I could not go all the way inside the Caves as I was a bit scared of the dark and swimming into the unknown. However, some of the others in our group went in and thought that it was beautiful.
Right outside of one of the Caves, Sarah showed us a lobster under the rocks protecting her eggs from predators.
This is exactly why I suggest to everyone to have a tour guide as they snorkel around the BVI. I would not have known what I was looking at had Sarah not shown it to me.
Lunch at Willy T’s at the Bight
After almost 2 hours of snorkeling, we were hungry and in need of rest. Jeff took us to Willy T’s, which is literally 3 minutes away, and we tied up to the boat. Willy T’s is a floating bar and restaurant at the Bight, a bay of Norman Island. Our food was ready, as Sarah had taken our order at the beginning of the trip and placed it earlier so our meal would be ready as soon as we arrived.
I ordered a vegetarian burger and was not pleased with it, as it was dry and had no flavor. However, my friend Berat ordered the Mahi Mahi burger and he liked it. If you ask me, I would not recommend Willy T’s as a place for its food; I guess it’s more about the experience, as it’s an unusual setting for a restaurant.
I have heard some crazy stories about the fun that people have at Willy T’s. I was told that up until there was an accident in 2006, women were encouraged to jump off the boat naked or topless, in exchange of a free Willy T’s t-shirt. I can only imagine the crowd that “naked ladies” would draw to the boat. Even without the free t-shirt encouragement, there were still a lot of people drinking and jumping off the boat just for fun.
All in all, it was fun…
Other Islands and Views on the way to Jost Van Dyke
After lunch at Willy T’s, we headed to Jost Van Dyke. Along the way we passed through several islands, which Sarah and Jeff named and explained to help us understand where we were.
If you are into photography, I would recommend you take your camera with you, as there are many opportunities for some great shots. I took the picture that you see above by Ginger Island. If you look closely, you can even see 2 different rain showers at the same time.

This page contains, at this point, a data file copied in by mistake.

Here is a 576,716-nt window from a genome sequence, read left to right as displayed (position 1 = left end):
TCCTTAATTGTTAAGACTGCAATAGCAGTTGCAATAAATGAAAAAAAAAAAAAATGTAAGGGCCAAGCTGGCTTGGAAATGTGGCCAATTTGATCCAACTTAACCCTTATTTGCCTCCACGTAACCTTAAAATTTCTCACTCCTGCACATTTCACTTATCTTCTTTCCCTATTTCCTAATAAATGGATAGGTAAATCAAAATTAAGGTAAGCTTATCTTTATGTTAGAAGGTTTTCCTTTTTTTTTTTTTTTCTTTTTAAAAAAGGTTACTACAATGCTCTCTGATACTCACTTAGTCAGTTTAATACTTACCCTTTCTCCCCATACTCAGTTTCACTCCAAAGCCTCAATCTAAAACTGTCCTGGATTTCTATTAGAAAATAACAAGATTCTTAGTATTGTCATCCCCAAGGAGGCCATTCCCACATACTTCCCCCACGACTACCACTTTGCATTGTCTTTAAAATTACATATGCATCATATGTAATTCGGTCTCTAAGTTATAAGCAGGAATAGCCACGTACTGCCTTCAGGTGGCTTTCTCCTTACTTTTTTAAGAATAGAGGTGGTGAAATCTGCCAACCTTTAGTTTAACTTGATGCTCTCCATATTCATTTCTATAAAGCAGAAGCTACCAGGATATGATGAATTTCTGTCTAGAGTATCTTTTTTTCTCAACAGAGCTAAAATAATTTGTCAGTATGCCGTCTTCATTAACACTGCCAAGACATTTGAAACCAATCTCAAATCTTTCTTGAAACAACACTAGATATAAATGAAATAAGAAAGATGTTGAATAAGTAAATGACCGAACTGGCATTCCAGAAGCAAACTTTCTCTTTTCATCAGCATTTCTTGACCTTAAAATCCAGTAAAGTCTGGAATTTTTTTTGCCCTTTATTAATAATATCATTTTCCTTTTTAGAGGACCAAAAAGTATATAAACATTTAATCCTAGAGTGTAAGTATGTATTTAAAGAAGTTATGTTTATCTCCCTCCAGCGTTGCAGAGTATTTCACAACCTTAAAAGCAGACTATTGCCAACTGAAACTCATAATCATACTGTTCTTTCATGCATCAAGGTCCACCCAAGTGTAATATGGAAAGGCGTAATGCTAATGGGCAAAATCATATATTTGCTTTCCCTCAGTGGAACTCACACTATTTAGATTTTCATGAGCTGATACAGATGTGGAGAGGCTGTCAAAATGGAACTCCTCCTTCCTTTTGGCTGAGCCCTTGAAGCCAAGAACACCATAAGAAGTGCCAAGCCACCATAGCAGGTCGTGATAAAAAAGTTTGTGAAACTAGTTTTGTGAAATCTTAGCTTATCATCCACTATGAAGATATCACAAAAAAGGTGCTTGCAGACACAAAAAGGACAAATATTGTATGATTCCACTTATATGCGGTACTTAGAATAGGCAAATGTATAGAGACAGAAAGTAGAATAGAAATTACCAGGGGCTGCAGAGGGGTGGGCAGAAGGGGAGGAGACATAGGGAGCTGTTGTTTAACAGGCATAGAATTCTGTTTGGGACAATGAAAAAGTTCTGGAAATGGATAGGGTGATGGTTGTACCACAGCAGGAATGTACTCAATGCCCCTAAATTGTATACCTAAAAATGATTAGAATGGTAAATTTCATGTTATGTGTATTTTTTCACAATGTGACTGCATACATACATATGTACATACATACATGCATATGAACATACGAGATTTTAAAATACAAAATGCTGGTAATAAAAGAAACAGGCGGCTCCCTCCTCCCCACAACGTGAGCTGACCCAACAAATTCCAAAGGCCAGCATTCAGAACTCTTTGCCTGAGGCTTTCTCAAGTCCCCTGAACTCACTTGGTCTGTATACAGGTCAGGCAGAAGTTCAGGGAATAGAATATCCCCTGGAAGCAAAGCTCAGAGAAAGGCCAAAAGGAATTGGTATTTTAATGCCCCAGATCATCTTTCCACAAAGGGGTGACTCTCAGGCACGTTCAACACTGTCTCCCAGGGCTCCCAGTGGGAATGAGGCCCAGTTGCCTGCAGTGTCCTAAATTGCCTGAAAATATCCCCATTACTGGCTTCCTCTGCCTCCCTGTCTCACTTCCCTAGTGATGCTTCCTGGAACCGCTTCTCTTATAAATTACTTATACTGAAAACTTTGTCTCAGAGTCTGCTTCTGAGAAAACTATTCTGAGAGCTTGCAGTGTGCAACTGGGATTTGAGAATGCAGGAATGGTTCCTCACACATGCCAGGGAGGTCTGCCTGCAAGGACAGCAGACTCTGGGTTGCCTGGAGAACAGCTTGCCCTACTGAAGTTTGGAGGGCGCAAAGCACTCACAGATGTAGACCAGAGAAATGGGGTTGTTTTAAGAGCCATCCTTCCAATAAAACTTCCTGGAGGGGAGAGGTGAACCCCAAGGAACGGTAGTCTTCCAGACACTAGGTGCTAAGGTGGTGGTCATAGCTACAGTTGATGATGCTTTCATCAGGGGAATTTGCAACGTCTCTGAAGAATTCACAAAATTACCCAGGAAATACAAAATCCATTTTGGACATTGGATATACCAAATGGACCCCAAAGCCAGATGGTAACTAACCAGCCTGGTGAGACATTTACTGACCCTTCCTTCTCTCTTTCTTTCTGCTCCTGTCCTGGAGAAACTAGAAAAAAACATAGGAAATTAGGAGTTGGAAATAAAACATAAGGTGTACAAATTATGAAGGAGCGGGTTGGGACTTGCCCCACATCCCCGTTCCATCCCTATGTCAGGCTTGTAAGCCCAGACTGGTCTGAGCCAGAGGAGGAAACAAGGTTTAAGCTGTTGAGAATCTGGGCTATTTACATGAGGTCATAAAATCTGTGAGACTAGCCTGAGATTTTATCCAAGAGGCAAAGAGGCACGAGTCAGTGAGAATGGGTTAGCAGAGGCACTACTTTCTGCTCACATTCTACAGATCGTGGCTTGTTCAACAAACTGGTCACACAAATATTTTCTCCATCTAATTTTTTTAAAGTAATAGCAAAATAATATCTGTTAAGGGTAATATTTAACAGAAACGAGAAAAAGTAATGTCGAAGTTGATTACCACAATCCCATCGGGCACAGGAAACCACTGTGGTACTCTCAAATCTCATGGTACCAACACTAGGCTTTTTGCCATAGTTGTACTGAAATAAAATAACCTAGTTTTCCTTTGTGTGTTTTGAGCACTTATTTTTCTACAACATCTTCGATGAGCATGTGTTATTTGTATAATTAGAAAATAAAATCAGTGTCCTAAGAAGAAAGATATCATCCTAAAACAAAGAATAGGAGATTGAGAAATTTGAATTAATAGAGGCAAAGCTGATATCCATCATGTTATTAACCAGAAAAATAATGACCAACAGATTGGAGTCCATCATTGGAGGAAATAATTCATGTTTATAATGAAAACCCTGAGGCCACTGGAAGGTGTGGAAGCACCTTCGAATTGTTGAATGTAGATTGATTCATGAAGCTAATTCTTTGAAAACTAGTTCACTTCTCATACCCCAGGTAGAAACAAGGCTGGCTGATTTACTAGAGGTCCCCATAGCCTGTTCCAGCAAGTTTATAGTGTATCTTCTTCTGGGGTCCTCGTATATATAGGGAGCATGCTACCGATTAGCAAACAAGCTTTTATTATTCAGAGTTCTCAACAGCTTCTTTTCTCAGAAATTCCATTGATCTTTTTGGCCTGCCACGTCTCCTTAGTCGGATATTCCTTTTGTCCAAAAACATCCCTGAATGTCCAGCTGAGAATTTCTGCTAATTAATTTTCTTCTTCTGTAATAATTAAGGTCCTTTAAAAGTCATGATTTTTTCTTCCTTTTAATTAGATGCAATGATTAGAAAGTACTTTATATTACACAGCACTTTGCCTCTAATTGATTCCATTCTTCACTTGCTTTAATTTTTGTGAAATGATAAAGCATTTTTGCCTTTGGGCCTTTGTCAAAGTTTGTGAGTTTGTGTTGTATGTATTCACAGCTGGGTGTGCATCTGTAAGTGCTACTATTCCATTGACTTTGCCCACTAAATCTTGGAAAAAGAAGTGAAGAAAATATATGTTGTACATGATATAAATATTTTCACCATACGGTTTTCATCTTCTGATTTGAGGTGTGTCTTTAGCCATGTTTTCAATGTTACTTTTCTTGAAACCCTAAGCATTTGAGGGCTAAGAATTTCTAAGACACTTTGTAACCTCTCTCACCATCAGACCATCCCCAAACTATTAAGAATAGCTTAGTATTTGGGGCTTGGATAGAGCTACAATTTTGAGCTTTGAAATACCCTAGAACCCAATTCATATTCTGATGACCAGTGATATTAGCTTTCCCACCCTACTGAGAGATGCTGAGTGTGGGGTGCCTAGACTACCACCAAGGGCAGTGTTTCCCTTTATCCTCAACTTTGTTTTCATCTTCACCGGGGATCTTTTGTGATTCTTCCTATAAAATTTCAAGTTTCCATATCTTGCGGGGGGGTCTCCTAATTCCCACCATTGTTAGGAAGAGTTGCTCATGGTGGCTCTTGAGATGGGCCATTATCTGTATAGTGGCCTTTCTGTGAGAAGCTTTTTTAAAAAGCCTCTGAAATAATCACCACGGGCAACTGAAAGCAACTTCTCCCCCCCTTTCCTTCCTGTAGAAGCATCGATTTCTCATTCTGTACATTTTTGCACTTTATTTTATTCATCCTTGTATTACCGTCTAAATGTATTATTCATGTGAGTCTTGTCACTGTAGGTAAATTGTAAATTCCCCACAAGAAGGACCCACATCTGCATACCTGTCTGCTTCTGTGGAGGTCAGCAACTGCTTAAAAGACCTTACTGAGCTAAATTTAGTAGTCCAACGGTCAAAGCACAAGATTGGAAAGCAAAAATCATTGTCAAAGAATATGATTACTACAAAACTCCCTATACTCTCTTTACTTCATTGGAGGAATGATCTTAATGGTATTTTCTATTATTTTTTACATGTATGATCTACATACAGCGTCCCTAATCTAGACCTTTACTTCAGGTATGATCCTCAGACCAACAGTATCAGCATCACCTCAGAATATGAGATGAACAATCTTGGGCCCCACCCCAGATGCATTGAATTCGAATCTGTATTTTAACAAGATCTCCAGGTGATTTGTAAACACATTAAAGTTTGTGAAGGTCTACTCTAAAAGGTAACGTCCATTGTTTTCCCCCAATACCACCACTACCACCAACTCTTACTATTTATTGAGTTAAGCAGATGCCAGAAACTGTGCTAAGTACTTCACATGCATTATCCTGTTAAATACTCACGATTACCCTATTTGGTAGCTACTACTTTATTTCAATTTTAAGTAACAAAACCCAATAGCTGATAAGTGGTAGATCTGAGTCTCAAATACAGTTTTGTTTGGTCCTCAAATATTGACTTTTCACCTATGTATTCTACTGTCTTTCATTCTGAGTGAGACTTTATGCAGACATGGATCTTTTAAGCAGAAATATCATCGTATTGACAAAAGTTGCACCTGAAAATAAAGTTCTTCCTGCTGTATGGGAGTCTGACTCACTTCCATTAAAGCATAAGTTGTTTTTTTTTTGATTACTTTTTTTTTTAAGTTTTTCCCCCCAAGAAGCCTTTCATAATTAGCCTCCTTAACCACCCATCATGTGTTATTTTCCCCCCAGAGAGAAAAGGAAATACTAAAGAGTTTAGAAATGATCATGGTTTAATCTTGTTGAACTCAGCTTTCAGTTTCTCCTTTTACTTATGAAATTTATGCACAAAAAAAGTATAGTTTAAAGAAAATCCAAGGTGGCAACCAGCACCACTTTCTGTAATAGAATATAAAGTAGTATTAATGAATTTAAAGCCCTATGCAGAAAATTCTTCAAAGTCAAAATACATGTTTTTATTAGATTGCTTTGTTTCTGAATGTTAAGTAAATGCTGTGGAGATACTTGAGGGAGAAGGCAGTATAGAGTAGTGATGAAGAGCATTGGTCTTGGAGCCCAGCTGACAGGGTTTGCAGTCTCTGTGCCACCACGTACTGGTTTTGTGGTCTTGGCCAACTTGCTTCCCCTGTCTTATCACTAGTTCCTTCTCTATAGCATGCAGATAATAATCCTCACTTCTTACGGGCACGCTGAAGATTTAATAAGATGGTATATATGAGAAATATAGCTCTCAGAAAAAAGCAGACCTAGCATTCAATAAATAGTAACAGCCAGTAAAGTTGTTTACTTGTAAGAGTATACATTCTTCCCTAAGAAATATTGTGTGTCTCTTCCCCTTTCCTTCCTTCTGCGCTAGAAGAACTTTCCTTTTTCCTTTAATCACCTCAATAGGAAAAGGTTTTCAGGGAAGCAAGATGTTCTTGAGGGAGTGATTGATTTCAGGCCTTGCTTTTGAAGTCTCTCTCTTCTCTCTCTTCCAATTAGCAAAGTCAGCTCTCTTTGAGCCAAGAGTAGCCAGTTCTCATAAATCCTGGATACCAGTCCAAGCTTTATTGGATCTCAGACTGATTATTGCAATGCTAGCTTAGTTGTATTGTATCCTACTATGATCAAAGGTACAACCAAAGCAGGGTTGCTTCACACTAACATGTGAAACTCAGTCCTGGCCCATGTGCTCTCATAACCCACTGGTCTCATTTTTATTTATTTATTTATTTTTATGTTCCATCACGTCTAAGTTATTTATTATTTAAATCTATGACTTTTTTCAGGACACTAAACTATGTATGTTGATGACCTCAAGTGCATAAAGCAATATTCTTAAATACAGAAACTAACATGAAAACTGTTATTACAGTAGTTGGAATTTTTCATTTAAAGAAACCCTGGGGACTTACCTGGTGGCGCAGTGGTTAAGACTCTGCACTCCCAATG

I loved that Sarah told us stories about the islands and houses that we passed along the way. Come to find out, Ginger Island is up for sale for $20 million – with no drinking water, electricity ,or any infrastructure. However, the authorities say that it offers a great climate for growing marijuana. Want to buy it?
As you go along, you get to see beautiful houses (or mansions). The one above is rumored to be owned by one of the sons of Bob Marley. Imagine the view from this place.
Or look at the cute house below… This is one you can actually pay to stay on – a local hotel called Pusser’s Marina Cay.
Jost Van Dyke and Soggy Dollar Bar
It took us less than 40 minutes to get to Jost Van Dyke. This island is known for its pristine white beaches in the aptly named White Bay, which has no dock, hence the famous “Soggy Dollar Bar” (you have to swim in and pay with your wet – soggy – dollars) for their rum drink called the “Painkiller”.
Jeff told us that we had an hour and half to spend on the island.
As I mentioned, Jost Van Dyke does not have a dock. You are supposed to swim in to the beach from the boat. Wet money is accepted to pay for your drinks. They simply dry the money by hanging it like laundry.
They also accept credit cards with no minimum requirement.
Soggy Dollar Bar is a small bar with a gift shop. In addition to their famous drink the “Painkiller”, they also offer an extensive option of other cocktails.
To be perfectly honest, I am not a big fan of sweet rum drinks. I did, however, order a painkiller just because I wanted to know why it is so famous. And, let me tell you, it was amazing. I do not know what kind of rum they are using, but it was just delicious. So much so, that I bought a second Painkiller just for the road.
They do offer food as well. We were not hungry but the dishes I saw around us were looking pretty good.
The gift shop of Soggy Dollar Bar offers several things from hats to bags to t-shirts for everyone. They are a bit pricy but there are several options in different price tiers.
The bay that Soggy Dollar Bar is located on is called White Bay. It was pretty crowded with lots of young, fun people drinking and lounging on the beach. We spent the majority of our time doing the same.
If you are into photography, it is a fantastic site with great scenery. I was lucky because the clouds helped mask the harsh sunlight to get some really good shots of the beach and the blue-green waters.
On the Way Back to Virgin Gorda
As we were heading home, we were all tired – but in a good way. At this point most of us started talking and drinking together. Jeff turned the music on and as we cruised along, everyone was chatting about how much they did not want to go back home to reality…
Disclaimer: All of the places, staff, and establishments mentioned in this post are my personal favorites. The recaps are my own views and opinions. I am not paid by any of these establishments or people to mention their names on foolproofliving.com.